115.Thy selve neighebor, thy very neighbour, even thy next neighbour. See note to l. 108.
118. In Prov. xv. 15, the Vulgate version has—‘Omnes dies pauperis mali’; where the A. V. has ‘the afflicted.’
119. The reading to makes the line harsh, as the final e in come should be sounded, and therefore needs elision. in that prikke, into that point, into that condition; cf. l. 1028.
120. Cf. Prov. xiv. 20—‘the poor is hated even of his neighbour’; or, in the Vulgate, ‘Etiam proximo suo pauper odiosus erit.’ Also Prov. xix. 7—‘all the brethren of the poor do hate him; how much more do his friends go far from him’; or, in the Vulgate, ‘Fratres hominis pauperis oderunt eum; insuper et amici procul recesserunt ab eo.’ So too Ovid, Trist. i. 9. 5:—
Chaucer has the same thought again in his Tale of Melibeus (p. 227, B. 2749)—‘and if thy fortune change, that thou wexe povre, farewel freendshipe and felaweshipe!’ See also note to B. 3436.
123.as in this cas, as relates to this condition or lot in life. In Chaucer, cas often means chance, hap.
124.ambes as, double aces, two aces, in throwing dice. Ambes is Old French for both, from Lat. ambo. The line in the Monkes Tale—‘Thy sys fortune hath turned into as’ (B. 3851)—helps us out here in some measure, as it proves that a six was reckoned as a good throw, but an ace as a bad one. So in Shakespeare, Mids. Nt. Dream, v. 1. 314, we find less than an ace explained as equivalent to nothing. In the next line, sis cink means a six and a five, which was often a winning throw. The allusion is probably, however, not to the mere attempt as to which of two players could throw the highest, but to the particular game called hazard, in which the word chance (here used) has a special sense. There is a good description of it in the Supplemental volume to the English Cyclopaedia, div. Arts and Sciences. The whole description has to be read, but it may suffice to say here that, when the caster is going to throw, he calls a main, or names one of the numbers five, six, seven, eight, or nine; most often, he calls seven. If he then throws either seven or eleven (Chaucer’s sis cink), he wins; if he throws aces (Chaucer’s ambes as) or deuce-ace (two and one), or double sixes, he loses. If he throws some other number, that number is called the caster’s chance, and he goes on playing till either the main or the chance turns up. In the first case he loses, in the second, he wins. If he calls some other number, the winning and losing throws are somewhat varied; but in all cases, the double ace is a losing throw.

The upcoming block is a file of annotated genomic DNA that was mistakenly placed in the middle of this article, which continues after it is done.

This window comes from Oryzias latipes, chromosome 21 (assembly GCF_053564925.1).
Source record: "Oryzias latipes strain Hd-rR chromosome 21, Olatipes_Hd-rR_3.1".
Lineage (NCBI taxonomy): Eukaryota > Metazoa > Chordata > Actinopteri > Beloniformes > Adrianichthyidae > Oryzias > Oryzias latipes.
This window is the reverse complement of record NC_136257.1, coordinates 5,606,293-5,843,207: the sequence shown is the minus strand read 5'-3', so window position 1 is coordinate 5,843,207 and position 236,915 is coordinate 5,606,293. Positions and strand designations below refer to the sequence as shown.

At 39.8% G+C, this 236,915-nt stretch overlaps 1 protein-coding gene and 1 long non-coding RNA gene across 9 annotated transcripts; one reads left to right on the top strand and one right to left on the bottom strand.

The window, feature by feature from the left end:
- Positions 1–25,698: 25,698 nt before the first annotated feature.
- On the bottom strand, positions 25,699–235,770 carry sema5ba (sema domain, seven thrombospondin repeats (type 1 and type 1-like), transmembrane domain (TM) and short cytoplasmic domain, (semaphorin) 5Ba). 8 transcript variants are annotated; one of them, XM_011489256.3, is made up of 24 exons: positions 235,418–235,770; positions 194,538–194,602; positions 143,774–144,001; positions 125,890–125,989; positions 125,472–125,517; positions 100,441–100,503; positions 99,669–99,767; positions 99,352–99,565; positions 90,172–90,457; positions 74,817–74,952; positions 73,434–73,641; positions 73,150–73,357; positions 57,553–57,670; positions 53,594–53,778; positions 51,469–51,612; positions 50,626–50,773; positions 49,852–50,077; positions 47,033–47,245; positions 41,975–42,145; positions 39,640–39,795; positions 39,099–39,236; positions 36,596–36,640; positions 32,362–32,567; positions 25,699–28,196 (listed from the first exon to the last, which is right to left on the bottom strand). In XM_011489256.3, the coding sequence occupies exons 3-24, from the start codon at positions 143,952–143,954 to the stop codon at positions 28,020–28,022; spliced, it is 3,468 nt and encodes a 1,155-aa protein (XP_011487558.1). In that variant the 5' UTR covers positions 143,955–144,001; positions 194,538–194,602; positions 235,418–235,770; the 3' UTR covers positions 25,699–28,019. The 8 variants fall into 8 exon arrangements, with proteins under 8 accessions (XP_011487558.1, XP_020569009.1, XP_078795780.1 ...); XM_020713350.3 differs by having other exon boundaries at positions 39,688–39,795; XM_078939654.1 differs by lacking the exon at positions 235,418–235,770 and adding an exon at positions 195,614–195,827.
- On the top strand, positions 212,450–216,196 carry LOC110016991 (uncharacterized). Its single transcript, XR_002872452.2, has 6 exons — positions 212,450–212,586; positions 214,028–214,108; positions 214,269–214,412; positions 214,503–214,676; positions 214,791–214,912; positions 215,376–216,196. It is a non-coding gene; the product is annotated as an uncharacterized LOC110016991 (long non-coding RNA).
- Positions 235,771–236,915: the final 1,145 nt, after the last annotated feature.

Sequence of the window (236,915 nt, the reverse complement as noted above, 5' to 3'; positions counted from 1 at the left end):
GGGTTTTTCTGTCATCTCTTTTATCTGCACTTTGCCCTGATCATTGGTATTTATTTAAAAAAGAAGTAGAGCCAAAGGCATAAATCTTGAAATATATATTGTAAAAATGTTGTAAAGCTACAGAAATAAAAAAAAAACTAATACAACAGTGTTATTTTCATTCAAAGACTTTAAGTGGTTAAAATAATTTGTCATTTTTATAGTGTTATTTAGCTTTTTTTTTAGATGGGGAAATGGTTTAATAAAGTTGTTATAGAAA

Similarly, in The Pardoneres Tale, where hazard is mentioned by name (C. 591), we find, at l. 653—‘Seven is my chaunce, and thyn is cinq and treye,’ i.e. eight.
In Lydgate’s Order of Fools, printed in Queen Elizabeth’s Academy, ed. Furnivall, p. 81, one fool is described—
And in a ballad printed in Chaucer’s Works, ed. 1561, folio 340, back, we have—
The phrase was already used proverbially before Chaucer’s time. In the metrical Life of St. Brandan, ed. T. Wright, p. 23, we find, ‘hi caste an ambes as,’ they cast double aces, i. e. they wholly failed. See Ambsace in the New E. Dict. Dr. Morris notes that the phrase ‘aums ace’ occurs in Hazlitt’s O. E. Plays, ii. 35, with the editorial remark—‘not mentioned elsewhere’ (!).
126.At Cristemasse, even at Christmas, when the severest weather comes. In olden times, severe cold must have tried the poor even more than it does now.
127.seken, search through; much like the word compass in the phrase ‘ye compass sea and land’ in Matth. xxiii. 15.
128.thestaat, for the estaat, i. e. the estate. This coalescence of the article and substantive is common in Chaucer, when the substantive begins with a vowel; cf. thoccident, B. 3864; thorient, B. 3871.
129.fadres, fathers, originators; by bringing tidings from afar.
130.debat, strife. Merchants, being great travellers, were expected to pick up good stories.
131.were, should be. desolat, destitute. ‘The E. E. word is westi’; ‘westi of alle gode theawes,’ destitute of all good virtues; O. Eng. Homilies, i. 285.’—M.
132.Nere, for ne were, were it not. goon is, &c., many a year ago, long since.